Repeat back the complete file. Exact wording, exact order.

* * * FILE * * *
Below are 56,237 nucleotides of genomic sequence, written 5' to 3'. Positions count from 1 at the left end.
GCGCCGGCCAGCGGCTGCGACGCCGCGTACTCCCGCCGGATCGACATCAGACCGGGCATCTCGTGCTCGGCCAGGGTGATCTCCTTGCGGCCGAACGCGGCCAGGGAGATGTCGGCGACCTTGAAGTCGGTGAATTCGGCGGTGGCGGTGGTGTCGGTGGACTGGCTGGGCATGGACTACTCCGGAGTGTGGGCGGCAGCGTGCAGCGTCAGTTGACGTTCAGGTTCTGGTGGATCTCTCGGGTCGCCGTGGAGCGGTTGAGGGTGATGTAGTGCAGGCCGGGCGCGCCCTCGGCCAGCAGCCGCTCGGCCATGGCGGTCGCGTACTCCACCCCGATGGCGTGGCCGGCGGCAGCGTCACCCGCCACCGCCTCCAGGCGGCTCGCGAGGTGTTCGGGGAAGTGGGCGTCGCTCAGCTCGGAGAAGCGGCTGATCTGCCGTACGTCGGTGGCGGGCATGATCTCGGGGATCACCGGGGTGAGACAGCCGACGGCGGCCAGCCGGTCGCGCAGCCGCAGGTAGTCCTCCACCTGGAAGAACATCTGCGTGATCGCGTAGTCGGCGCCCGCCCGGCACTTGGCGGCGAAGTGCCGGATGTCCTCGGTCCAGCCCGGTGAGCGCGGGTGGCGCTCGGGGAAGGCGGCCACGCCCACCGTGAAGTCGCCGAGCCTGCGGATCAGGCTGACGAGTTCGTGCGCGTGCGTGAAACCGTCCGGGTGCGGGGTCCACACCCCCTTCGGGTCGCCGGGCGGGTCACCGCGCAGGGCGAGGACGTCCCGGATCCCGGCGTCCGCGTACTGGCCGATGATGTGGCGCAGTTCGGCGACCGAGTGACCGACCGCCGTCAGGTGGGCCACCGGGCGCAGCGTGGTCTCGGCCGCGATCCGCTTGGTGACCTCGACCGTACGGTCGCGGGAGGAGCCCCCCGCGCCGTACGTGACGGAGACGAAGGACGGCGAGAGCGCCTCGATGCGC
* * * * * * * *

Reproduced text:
Below are 56,237 nucleotides of genomic sequence, written 5' to 3'. Positions count from 1 at the left end.
GCGCCGGCCAGCGGCTGCGACGCCGCGTACTCCCGCCGGATCGACATCAGACCGGGCATCTCGTGCTCGGCCAGGGTGATCTCCTTGCGGCCGAACGCGGCCAGGGAGATGTCGGCGACCTTGAAGTCGGTGAATTCGGCGGTGGCGGTGGTGTCGGTGGACTGGCTGGGCATGGACTACTCCGGAGTGTGGGCGGCAGCGTGCAGCGTCAGTTGACGTTCAGGTTCTGGTGGATCTCTCGGGTCGCCGTGGAGCGGTTGAGGGTGATGTAGTGCAGGCCGGGCGCGCCCTCGGCCAGCAGCCGCTCGGCCATGGCGGTCGCGTACTCCACCCCGATGGCGTGGCCGGCGGCAGCGTCACCCGCCACCGCCTCCAGGCGGCTCGCGAGGTGTTCGGGGAAGTGGGCGTCGCTCAGCTCGGAGAAGCGGCTGATCTGCCGTACGTCGGTGGCGGGCATGATCTCGGGGATCACCGGGGTGAGACAGCCGACGGCGGCCAGCCGGTCGCGCAGCCGCAGGTAGTCCTCCACCTGGAAGAACATCTGCGTGATCGCGTAGTCGGCGCCCGCCCGGCACTTGGCGGCGAAGTGCCGGATGTCCTCGGTCCAGCCCGGTGAGCGCGGGTGGCGCTCGGGGAAGGCGGCCACGCCCACCGTGAAGTCGCCGAGCCTGCGGATCAGGCTGACGAGTTCGTGCGCGTGCGTGAAACCGTCCGGGTGCGGGGTCCACACCCCCTTCGGGTCGCCGGGCGGGTCACCGCGCAGGGCGAGGACGTCCCGGATCCCGGCGTCCGCGTACTGGCCGATGATGTGGCGCAGTTCGGCGACCGAGTGACCGACCGCCGTCAGGTGGGCCACCGGGCGCAGCGTGGTCTCGGCCGCGATCCGCTTGGTGACCTCGACCGTACGGTCGCGGGAGGAGCCCCCCGCGCCGTACGTGACGGAGACGAAGGACGGCGAGAGCGCCTCGATGCGC